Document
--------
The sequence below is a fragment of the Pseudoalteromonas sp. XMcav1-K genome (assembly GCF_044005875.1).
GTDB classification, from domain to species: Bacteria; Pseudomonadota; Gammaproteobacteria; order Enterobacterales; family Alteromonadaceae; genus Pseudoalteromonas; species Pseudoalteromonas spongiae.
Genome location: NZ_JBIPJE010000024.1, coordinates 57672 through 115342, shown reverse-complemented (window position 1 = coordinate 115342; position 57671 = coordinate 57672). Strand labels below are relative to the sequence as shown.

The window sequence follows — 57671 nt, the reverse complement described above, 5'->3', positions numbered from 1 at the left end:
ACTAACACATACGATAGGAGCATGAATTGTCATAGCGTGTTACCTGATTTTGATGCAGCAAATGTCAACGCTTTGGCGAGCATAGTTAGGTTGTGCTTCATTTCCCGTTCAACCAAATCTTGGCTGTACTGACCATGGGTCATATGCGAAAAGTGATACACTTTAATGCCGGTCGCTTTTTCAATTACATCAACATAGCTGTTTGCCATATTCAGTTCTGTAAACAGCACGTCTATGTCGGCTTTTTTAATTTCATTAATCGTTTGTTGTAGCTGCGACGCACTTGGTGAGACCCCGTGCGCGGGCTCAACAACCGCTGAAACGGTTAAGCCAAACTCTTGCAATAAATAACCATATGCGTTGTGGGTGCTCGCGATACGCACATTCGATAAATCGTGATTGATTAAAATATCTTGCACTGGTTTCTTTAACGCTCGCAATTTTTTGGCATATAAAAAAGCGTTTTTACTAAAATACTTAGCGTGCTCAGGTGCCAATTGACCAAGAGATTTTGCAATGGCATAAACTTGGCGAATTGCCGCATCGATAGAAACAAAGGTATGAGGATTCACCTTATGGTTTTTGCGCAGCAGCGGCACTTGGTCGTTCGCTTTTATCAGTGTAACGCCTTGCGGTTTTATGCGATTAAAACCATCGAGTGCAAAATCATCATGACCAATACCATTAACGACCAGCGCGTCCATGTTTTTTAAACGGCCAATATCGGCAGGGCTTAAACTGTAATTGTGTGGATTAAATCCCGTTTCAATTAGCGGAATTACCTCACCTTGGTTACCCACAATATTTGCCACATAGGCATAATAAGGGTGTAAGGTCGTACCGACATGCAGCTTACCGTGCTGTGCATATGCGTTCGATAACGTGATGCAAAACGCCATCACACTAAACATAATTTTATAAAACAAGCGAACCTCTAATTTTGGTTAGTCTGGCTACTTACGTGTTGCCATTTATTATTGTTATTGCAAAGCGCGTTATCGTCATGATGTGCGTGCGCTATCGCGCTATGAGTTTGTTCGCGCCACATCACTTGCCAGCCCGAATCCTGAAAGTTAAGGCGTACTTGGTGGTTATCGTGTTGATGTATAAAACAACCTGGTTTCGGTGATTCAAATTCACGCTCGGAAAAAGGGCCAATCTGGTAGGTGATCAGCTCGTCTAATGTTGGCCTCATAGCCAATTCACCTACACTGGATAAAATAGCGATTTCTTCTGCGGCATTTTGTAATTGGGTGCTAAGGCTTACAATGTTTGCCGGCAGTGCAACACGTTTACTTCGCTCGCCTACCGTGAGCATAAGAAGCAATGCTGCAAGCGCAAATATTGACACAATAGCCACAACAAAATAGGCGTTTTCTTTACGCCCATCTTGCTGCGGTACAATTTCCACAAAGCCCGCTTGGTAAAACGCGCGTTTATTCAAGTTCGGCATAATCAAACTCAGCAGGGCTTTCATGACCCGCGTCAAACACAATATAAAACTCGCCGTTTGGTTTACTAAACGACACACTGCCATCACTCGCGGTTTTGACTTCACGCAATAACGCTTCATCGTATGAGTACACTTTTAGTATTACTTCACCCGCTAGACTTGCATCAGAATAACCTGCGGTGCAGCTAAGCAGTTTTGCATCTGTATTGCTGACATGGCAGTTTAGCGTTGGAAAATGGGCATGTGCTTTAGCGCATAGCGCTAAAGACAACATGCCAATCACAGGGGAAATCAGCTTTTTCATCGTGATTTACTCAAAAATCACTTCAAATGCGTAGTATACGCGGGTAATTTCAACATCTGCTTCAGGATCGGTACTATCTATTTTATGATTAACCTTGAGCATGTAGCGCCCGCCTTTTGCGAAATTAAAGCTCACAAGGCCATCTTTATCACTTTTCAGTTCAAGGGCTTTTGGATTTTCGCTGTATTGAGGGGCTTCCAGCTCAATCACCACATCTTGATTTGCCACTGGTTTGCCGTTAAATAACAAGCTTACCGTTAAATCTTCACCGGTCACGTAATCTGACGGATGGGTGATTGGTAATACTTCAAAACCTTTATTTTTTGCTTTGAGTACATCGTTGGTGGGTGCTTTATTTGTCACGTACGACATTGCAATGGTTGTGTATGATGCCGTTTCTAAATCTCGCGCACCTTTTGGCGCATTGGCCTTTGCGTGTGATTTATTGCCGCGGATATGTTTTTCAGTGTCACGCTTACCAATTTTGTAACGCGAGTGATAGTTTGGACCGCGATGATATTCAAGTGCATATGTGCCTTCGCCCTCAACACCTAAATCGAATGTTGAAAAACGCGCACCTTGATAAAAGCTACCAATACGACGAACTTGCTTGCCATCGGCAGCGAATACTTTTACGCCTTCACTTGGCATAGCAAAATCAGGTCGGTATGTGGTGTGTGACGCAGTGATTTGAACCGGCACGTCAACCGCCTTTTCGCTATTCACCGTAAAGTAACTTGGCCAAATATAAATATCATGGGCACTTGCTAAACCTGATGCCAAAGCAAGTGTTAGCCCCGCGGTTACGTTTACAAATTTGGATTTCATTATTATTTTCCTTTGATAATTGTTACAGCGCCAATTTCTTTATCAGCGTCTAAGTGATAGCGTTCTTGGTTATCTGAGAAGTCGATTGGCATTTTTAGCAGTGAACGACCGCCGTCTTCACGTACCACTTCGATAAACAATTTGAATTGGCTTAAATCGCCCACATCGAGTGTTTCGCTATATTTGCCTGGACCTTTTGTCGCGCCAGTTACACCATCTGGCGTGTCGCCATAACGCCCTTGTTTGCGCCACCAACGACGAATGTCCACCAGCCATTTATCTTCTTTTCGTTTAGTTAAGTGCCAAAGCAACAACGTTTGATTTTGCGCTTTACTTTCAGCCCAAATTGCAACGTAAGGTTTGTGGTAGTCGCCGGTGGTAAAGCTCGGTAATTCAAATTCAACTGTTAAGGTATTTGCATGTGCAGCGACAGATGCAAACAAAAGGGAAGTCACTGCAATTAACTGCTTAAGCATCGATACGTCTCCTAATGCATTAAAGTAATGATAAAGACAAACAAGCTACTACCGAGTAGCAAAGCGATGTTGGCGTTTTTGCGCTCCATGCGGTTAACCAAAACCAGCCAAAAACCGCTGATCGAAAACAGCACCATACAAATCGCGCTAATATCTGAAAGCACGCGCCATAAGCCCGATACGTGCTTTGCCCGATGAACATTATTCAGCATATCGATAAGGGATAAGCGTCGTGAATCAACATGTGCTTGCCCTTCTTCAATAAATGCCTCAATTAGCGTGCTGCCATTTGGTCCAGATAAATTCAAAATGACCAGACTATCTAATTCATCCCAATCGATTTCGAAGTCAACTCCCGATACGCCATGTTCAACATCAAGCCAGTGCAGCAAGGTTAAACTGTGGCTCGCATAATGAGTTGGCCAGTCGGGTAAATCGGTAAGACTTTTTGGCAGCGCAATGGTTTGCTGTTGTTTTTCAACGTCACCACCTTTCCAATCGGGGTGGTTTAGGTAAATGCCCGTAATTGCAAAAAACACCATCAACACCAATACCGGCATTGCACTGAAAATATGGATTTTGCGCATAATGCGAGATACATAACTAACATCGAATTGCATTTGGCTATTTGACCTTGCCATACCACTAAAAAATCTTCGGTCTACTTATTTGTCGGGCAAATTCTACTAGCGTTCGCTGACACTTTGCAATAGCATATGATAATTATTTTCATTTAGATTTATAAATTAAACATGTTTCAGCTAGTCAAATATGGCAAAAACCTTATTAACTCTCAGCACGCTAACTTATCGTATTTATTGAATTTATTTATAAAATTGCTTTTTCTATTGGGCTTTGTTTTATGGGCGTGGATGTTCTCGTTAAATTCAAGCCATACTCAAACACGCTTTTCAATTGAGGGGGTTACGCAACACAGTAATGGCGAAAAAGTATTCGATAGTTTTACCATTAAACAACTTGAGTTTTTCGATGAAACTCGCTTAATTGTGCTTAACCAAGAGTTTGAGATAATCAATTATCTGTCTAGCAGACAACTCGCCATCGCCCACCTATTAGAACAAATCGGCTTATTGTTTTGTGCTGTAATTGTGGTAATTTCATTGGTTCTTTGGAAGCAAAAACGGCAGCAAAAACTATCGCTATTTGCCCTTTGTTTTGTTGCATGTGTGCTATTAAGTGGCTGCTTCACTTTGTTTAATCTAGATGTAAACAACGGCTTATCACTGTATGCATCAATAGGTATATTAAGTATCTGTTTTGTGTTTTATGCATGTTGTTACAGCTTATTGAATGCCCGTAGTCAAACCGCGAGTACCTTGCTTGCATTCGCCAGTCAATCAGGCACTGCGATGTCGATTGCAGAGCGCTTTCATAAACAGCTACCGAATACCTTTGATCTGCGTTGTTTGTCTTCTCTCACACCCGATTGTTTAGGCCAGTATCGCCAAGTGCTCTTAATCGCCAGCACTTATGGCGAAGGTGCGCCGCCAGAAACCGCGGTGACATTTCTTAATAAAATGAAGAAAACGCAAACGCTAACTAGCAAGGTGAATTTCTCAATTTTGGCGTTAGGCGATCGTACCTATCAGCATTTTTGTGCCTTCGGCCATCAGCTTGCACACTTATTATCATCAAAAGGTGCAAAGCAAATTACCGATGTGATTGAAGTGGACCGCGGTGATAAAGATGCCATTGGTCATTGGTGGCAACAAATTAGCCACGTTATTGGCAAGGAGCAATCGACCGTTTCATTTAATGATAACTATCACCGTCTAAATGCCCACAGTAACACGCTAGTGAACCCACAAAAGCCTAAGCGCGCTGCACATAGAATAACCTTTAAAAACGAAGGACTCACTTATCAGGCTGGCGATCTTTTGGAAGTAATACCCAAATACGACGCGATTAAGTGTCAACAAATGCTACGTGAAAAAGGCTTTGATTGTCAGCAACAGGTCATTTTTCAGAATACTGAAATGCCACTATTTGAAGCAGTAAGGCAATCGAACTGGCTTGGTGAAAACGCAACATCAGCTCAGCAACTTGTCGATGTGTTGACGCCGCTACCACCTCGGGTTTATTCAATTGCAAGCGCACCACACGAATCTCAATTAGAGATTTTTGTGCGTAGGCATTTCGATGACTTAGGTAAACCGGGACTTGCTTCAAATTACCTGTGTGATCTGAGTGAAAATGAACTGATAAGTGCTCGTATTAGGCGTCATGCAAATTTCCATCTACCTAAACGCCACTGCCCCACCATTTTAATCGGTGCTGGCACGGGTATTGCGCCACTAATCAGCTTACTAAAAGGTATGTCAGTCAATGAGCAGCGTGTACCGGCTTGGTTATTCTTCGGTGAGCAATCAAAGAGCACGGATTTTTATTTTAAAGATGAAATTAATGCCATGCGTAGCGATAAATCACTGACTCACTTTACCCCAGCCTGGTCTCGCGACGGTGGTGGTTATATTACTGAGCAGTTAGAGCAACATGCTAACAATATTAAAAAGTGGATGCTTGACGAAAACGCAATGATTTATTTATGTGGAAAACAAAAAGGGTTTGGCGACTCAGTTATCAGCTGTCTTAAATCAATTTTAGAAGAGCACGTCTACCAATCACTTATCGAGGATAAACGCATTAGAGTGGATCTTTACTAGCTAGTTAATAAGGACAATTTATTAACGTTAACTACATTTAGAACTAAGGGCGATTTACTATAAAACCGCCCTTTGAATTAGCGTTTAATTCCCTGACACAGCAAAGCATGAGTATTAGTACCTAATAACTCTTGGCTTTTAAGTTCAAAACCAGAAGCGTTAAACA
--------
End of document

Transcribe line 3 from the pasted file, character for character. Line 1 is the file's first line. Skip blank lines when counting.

Genome location: NZ_JBIPJE010000024.1, coordinates 57672 through 115342, shown reverse-complemented (window position 1 = coordinate 115342; position 57671 = coordinate 57672). Strand labels below are relative to the sequence as shown.